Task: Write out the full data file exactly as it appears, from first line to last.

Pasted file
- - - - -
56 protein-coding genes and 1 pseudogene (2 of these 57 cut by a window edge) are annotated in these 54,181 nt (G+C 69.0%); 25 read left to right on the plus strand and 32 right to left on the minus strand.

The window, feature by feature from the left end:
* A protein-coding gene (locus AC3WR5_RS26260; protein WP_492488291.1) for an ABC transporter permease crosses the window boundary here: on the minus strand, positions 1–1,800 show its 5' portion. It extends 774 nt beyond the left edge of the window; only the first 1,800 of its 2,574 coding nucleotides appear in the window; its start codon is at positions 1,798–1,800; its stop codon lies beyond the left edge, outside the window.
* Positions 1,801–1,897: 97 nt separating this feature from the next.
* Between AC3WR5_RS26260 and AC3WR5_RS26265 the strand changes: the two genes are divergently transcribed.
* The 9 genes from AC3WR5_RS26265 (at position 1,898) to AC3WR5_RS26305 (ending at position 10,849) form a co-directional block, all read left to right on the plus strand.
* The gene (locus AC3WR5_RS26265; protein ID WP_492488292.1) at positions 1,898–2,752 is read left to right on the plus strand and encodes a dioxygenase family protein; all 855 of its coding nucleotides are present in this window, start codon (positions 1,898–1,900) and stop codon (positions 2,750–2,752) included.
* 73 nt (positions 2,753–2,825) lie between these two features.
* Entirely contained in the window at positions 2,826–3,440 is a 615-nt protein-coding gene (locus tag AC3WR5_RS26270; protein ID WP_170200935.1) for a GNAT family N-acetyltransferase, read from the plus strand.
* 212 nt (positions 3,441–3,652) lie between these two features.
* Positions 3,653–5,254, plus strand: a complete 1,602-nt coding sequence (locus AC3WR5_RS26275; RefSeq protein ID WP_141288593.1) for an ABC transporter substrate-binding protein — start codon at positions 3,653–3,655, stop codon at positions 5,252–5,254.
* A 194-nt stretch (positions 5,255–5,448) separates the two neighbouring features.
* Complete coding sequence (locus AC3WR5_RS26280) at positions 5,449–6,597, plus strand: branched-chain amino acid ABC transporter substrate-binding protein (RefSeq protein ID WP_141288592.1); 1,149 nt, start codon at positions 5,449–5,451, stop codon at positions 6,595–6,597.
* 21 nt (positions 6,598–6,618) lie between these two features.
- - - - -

56 protein-coding genes and 1 pseudogene (2 of these 57 cut by a window edge) are annotated in these 54,181 nt (G+C 69.0%); 25 read left to right on the plus strand and 32 right to left on the minus strand.

The window, feature by feature from the left end:
* A protein-coding gene (locus AC3WR5_RS26260; protein WP_492488291.1) for an ABC transporter permease crosses the window boundary here: on the minus strand, positions 1–1,800 show its 5' portion. It extends 774 nt beyond the left edge of the window; only the first 1,800 of its 2,574 coding nucleotides appear in the window; its start codon is at positions 1,798–1,800; its stop codon lies beyond the left edge, outside the window.
* Positions 1,801–1,897: 97 nt separating this feature from the next.
* Between AC3WR5_RS26260 and AC3WR5_RS26265 the strand changes: the two genes are divergently transcribed.
* The 9 genes from AC3WR5_RS26265 (at position 1,898) to AC3WR5_RS26305 (ending at position 10,849) form a co-directional block, all read left to right on the plus strand.
* The gene (locus AC3WR5_RS26265; protein ID WP_492488292.1) at positions 1,898–2,752 is read left to right on the plus strand and encodes a dioxygenase family protein; all 855 of its coding nucleotides are present in this window, start codon (positions 1,898–1,900) and stop codon (positions 2,750–2,752) included.
* 73 nt (positions 2,753–2,825) lie between these two features.
* Entirely contained in the window at positions 2,826–3,440 is a 615-nt protein-coding gene (locus tag AC3WR5_RS26270; protein ID WP_170200935.1) for a GNAT family N-acetyltransferase, read from the plus strand.
* 212 nt (positions 3,441–3,652) lie between these two features.
* Positions 3,653–5,254, plus strand: a complete 1,602-nt coding sequence (locus AC3WR5_RS26275; RefSeq protein ID WP_141288593.1) for an ABC transporter substrate-binding protein — start codon at positions 3,653–3,655, stop codon at positions 5,252–5,254.
* A 194-nt stretch (positions 5,255–5,448) separates the two neighbouring features.
* Complete coding sequence (locus AC3WR5_RS26280) at positions 5,449–6,597, plus strand: branched-chain amino acid ABC transporter substrate-binding protein (RefSeq protein ID WP_141288592.1); 1,149 nt, start codon at positions 5,449–5,451, stop codon at positions 6,595–6,597.
* 21 nt (positions 6,598–6,618) lie between these two features.